As I said, there are probably masajid out there that have programs for a person to attend. I’m also sure there are positive ways people choose to cope with pain, grief and loss. However, many of us are slipping through the cracks. So often the Muslim communities lack the kind of support systems that would be beneficial to its members. Even worse, I’ve seen MALE perpetrators of crimes (legal, Islamic and moral) continue to work in the Muslim community, sometimes occupying prestigious positions. I can’t tell you how many times I’ve heard people say things like, “It’s not my business”, or “He’s a good brother he just has some personal problems” or “No one else is willing to do what he does for the masjid.” Too often nothing is said AT ALL. People just pretend everything’s fine. Unfortunately, by choosing not to address perpetrators of crimes (again, legal, moral and Islamic) we’re sending a message to the victim(s) that their behavior is acceptable.

So, where do grieving Muslims go? I’m not really sure…

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13 responses to “Where do Grieving Muslims Go?

  1. as-salamu 3lakum
    you’re touching on something critical here sis…
    i think a lot of muslims, especially muslim women suffer in silence because of familial/marital problems and depression. my mother and her two sisters have become estranged from one another because of their issues and because of the side affects of coming from a very judgemental/gossipy and ignorant arab muslim community. they also lost their brother due to murder and this has never really been dealt with or discussed. counseling and support is definitely needed but many muslims feel very uncomfortable seeking this from the outside especially when they are not used to getting it from within especially from what i know about palestinians. the whole idea is pretty taboo in nature because a lot of arabs are just too proud to admit how crazy they really are anyway lol. but yeah, i think getting counseling from the outside can be a good option as long as you get a good feeling the person is open minded enough to understand that the religion and the issues are two separate things. also, this really makes me want to look into going to school for psychology and counseling so that i can help muslims especially for some of the problems you mention here for the sake of Allah, and for the sake of sisters being able to know that there is help and they’re not alone.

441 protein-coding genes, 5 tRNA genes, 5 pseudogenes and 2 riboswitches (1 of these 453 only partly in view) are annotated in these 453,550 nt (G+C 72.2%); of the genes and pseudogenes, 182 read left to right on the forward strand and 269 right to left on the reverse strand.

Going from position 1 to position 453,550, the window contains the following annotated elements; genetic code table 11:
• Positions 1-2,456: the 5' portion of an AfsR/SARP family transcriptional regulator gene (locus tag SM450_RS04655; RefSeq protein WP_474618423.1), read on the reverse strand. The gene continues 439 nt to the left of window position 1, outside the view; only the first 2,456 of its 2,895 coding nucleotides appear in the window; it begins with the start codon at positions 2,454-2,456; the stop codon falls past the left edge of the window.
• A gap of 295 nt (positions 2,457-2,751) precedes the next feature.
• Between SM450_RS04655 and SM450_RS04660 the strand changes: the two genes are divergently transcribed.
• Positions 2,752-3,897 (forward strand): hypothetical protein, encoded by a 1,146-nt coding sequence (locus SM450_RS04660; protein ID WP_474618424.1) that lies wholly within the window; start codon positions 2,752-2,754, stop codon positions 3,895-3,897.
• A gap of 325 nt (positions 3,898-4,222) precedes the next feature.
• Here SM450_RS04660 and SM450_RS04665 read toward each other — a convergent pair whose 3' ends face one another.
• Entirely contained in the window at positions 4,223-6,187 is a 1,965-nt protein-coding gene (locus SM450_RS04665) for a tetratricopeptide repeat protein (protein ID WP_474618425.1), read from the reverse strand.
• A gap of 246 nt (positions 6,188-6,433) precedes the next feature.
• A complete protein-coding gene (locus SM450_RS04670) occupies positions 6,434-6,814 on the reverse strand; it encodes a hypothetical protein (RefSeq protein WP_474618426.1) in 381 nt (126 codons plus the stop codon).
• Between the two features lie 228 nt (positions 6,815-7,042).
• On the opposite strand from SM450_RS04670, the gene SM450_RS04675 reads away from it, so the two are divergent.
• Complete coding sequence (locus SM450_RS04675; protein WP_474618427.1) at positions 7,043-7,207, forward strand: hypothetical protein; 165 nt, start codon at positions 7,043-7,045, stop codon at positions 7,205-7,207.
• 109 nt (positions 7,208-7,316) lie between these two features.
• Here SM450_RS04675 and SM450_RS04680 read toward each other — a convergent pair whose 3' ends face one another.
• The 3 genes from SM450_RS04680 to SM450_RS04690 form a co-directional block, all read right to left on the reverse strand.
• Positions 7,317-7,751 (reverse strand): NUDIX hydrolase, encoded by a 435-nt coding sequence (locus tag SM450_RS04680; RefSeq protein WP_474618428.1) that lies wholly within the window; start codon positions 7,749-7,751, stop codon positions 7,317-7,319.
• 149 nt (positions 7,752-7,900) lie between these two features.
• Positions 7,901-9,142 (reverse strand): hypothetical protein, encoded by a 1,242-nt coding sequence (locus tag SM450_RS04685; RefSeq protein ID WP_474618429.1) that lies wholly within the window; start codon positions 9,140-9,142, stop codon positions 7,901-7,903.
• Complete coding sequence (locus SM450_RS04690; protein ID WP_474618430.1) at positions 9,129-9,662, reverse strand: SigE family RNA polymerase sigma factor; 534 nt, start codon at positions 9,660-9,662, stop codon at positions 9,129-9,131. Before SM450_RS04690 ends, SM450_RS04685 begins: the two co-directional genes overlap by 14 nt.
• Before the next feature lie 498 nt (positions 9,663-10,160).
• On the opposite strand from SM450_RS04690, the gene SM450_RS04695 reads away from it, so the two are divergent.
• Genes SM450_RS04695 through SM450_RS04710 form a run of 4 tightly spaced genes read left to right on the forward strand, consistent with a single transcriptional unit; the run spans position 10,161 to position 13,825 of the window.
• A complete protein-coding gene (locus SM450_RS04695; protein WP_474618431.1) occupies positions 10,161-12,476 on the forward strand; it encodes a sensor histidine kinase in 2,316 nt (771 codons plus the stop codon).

2. Assalam-alaikam,
    An important issue to raise which would affect many. I am not sure to what extent the mosque would have a role in supporting these people. I think mosques in America are much more sociallly active than in the UK, where they are usually somewhere the men go pray.

    When I lost my gran recently, the whole community pulled together. Various friends brought meals for the next few days, one woman helped with the bathing, another had helped gran undress when my dad initially took her to the hospital because only my dad was there. Another friend arranged plane tickets for family travelling back and others loaned money. Whilst the family was away lots of people came to visit and made telephone calls to check on us and everyone has made it clear that we must come to them if we need anything.

    I suppose I was lucky that I come from a long-standing Muslim community, it must be much harder for reverts or people far away from other Muslims. I wonder if the answer is that each of us have a role to look out for the Muslims around us. We have to remember though that a lot of people are very wary of getting involved in other people’s business because of the “mind your own business” attitude that sometimes prevails – people want privacy when it suits them and for people to come running when they need them.

    This doesn’t excuse such situations where a person is clearly in hardship or need and needs assistance and people around them can see this.